Panel Tackles the Clinical, Research & Policy Implications Surrounding Eating Disorders Not Otherwise Specified

Reprinted from Eating Disorders Review
July/August 2000 Volume 11, Number 4
©2000 Gürze Books

Eating disorders not otherwise specified (EDNOS) represent a spectrum of challenges and unanswered questions for clinicians, patients, and insurance companies alike. One of the greatest obstacles is the lack of a clear definition for this group of disorders, according to a panel of experts at the annual meeting of the Academy for Eating Disorders.

Marsha D. Marcus, PhD, Associate Professor of Psychiatry and Psychology and Chief, Eating Disorders Program, Western Psychiatric Institute, Pittsburgh, who moderated the panel discussion, told the audience that there are many unknown aspects of the variants of disordered eating, both at the subthreshold and the symptom level. In addition, the symptoms of disordered eating as well as the clinical disorder may also be associated with morbidity. She added, “EDNOS are more likely to affect women of diverse backgrounds, women of color, and overweight women—women who often aren’t included in clinical trials.”

Lack of a clear definition hampers research

Part of the problem with EDNOS, according to Ruth Striegel-Moore, PhD, Professor of Psychology at Wesleyan University, Middletown, CT, is that since most clinical cases do not meet the full diagnostic criteria for anorexia nervosa or bulimia nervosa, patients have great difficulty getting insurance coverage for treatment. She added, “EDNOS are not just important because of the numbers of persons affected but also because they are is associated with significant impairment.” High rates of depression, anxiety, and obesity are often found among individuals with EDNOS, she said.

The medical literature is also of little help because there is a lack of clarity in the language, she said, adding that other terms such as “subthreshold disorders” or “partial syndrome” may be used to refer to individuals who lack the core criteria for anorexia nervosa or bulimia nervosa. Because researchers and the media all use many different terms, it is difficult to draw conclusions about treatment and other facets of EDNOS.

Dr. Striegel-Moore reported that in her study of treatment utilization using a large database—4 million individuals over 1 year—people with EDNOS essentially received the same amount of treatment as individuals with bulimia nervosa, and they had comparable rates of treatment for other psychiatric disorders.

“If you look at the utilization of treatment for eating disorders, EDNOS is as serious as bulimia nervosa,” said Dr. Striegel-Moore.” In this health services use study, EDNOS was the most common diagnosis for patients receiving treatment for an eating disorder, and gender discrepancy was less pronounced in EDNOS than in anorexia nervosa or bulimia nervosa. EDNOS are clinically significant syndromes, she commented, as suggested by high rates of treatment, and the relatively comparable treatment duration.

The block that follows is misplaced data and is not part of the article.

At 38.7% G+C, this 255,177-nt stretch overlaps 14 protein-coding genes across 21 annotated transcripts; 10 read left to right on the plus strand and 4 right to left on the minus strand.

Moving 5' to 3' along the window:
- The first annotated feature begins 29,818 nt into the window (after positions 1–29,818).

Dr. Striegel-Moore noted that theoretical and empirical work is needed to clarify the definition of EDNOS. Working against this is the fact that most treatment studies thus far have focused on either anorexia nervosa or bulimia nervosa, leaving unanswered the question of whether evidence-based treatment will work for people with EDNOS, or if a different type of intensity of treatment is needed.

Body dissatisfaction and body mass index across ethnic groups

One of the areas of great concern is an increase in the numbers of overweight persons, particularly an epidemic increase among Hispanic and African-American women, compared to whites, said Marian Fitzgibbon, PhD, Associate Professor of Psychiatry and Preventive Medicine at Northwestern University Medical School, Chicago. Dr. Fitzgibbon pointed out that while overweight has become a problem among 34% of white women, it now affects 52% of African-American women and also about 52% of Hispanic women.

While genetics, diet and exercise, access to food, and recreational activities all have an effect on these numbers, part of the explanation also lies in differences in body image. Dr. Fitzgibbon explained that African-American women have a more positive body image than white women, so they feel more attractive even when overweight. The scant data available about Hispanic women are somewhat more controversial because their body image ideals are affected by acculturation. She explained that Hispanic women who came to the U.S. before age 17 have a body image similar to that of white women; those who immigrated to the U.S. after age 18 seem to have heavier ideal weights.